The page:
What is Osteoporosis
Osteoporosis is a condition in which bones lose their strength and are more likely to break, usually following a minor bump or fall. Broken bones are also referred to as ‘fractures’ (the words mean the same thing). Fractures that occur because of reduced bone strength are described as ‘fragility fractures’ and many of these will be caused by osteoporosis. One in two women and one in five men over the age of 50 experience fractures, mostly as a result of low bone strength. Although fragility fractures caused by osteoporosis can happen in various parts of the body, the wrists, hips and spine are the most commonly affected sites.
Osteoporosis is also a term used to describe low bone density as measured on a bone density (DXA) scan. This means your bones may have lost strength.
Who is affected by osteoporosis?
Women and osteoporosis
Women are more susceptible to osteoporosis because bone loss becomes more rapid for several years after the menopause, when sex hormone levels decrease. In addition, women tend to have smaller bones than men and in general live longer, with loss of bone tissue continuing for longer, making fragility fractures more likely.
Men and osteoporosis
Osteoporosis is not a condition that just affects women, although this is a common misconception. If you are a man, you might be thinking osteoporosis can’t affect you as it’s a ‘women’s problem’, but, in fact, one in five men break a bone after the age of 50 years because of low bone strength. Men with osteoporosis tell us that this confusion can sometimes make it more difficult to come to terms with the condition and to seek help and support.
Younger men and women and osteoporosis
Younger men and women (before the menopause) can also, but more unusually, have osteoporosis and fractures. Usually an underlying condition or reason is identified but sometimes no cause is found. The medical word for this is ’idiopathic’. If you are a healthy younger person who is frequently breaking bones, this can be particularly distressing. Diagnosing and treating osteoporosis in men and in younger women and children is complex and generally a referral to a hospital specialist is recommended.
Your bones have several functions. They give your body its overall structure and provide support and protection for your internal organs. They store calcium and other minerals and work with your muscles to allow your body to move. They also contain bone marrow, which is where your blood cells are produced.
Although from the outside your bones look like simple, solid structures, they actually have a clever design that allows your skeleton to be strong without being heavy. Each bone is made up of two types of bone tissue:
- a thick outer shell called ‘cortical’ bone
- a strong mesh or scaffolding (like a honeycomb) inside the shell called ‘trabecular’ bone.
Both types of bone tissue are fed by a nerve and blood supply while fat and bone marrow (for blood cell production) fill the spaces. Some bones, such as the ends of the long bones in your arms and legs, and your spinal bones, have a high proportion of trabecular bone.
Bone tissue is made up of protein hardened by calcium salts and other minerals to make it strong. Bone tissue is alive and constantly changes through life to make sure it remains as healthy as possible. Throughout each bone, older, worn-out bone tissue is broken down by specialist cells called osteoclasts and rebuilt by bone-building cells called osteoblasts. This process of renewal is called bone remodelling. In younger adults, up until about the age of 35 years, there is usually a balance between the amount of bone that is removed and the amount of bone that is laid down; repair and renewal are usually in balance and the total amount of bone tissue thus stays the same.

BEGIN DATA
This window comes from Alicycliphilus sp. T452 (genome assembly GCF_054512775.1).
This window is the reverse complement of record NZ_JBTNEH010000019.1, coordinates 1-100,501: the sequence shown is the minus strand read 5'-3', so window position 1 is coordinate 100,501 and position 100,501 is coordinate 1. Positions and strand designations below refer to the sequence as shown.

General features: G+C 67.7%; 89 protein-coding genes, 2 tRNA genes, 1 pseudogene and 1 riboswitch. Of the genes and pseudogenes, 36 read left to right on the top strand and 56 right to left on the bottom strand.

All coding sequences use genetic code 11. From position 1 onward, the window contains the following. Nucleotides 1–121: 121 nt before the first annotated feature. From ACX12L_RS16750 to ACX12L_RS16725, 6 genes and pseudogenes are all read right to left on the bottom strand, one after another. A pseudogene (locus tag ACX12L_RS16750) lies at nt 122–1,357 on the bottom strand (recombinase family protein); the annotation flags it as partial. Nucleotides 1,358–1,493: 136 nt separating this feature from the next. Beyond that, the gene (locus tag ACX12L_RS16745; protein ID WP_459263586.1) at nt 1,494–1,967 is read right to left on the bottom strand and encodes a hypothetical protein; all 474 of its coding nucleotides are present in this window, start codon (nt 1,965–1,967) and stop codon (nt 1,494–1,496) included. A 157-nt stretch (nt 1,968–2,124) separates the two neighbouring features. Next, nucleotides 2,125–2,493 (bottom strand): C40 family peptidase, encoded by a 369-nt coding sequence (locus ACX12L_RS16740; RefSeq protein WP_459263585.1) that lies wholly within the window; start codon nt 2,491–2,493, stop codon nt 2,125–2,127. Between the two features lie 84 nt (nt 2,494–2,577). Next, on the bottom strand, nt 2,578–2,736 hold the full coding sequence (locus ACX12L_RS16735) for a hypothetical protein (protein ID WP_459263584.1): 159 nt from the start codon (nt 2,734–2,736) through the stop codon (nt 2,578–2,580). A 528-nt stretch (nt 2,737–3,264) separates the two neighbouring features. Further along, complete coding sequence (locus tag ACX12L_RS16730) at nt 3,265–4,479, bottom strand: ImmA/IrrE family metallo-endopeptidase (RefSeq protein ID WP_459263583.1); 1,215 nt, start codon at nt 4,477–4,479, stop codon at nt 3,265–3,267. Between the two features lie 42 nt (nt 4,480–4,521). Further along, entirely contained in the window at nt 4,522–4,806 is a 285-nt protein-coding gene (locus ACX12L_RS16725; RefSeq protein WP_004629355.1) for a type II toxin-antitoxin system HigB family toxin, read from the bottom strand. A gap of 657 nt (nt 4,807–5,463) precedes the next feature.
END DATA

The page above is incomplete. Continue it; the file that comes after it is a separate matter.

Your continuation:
In childhood, osteoblasts work faster, enabling the skeleton to increase in size, density and strength. During this period of rapid bone growth it takes the skeleton just two years to completely renew itself. In adults, this process takes seven to ten years. Bones stop growing in length between the ages of 16 and 18 years but the total amount of bone tissue you have (the thickness of the cortical shell and the trabecular bone inside) continues to increase slowly until your late twenties.
Bones & Osteoporosis
After the age of about 35 years, the difference between the amount of bone that is removed and the amount of bone that is laid down starts to get slightly out of balance as part of the ageing process. As a result, the total amount of bone tissue starts to decrease. This is often described as ‘bone loss’ or ‘bone thinning’. It doesn’t mean your bones look any different from the outside. However, inside, the cortical ‘shell’ thins and the struts that make up the inner structure become thinner and sometimes break down. This results in the holes in the honeycomb structure becoming larger – hence the description ‘osteoporosis’, literally meaning ‘porous bone’. This change in the quality of your bones is much more likely and more significant as you move into later life, which explains why bones become more fragile and fractures become more common in old age.
There are many other factors that can upset this balance of ‘bone remodelling’ and lead to osteoporosis, and these are described in our Are you at risk page.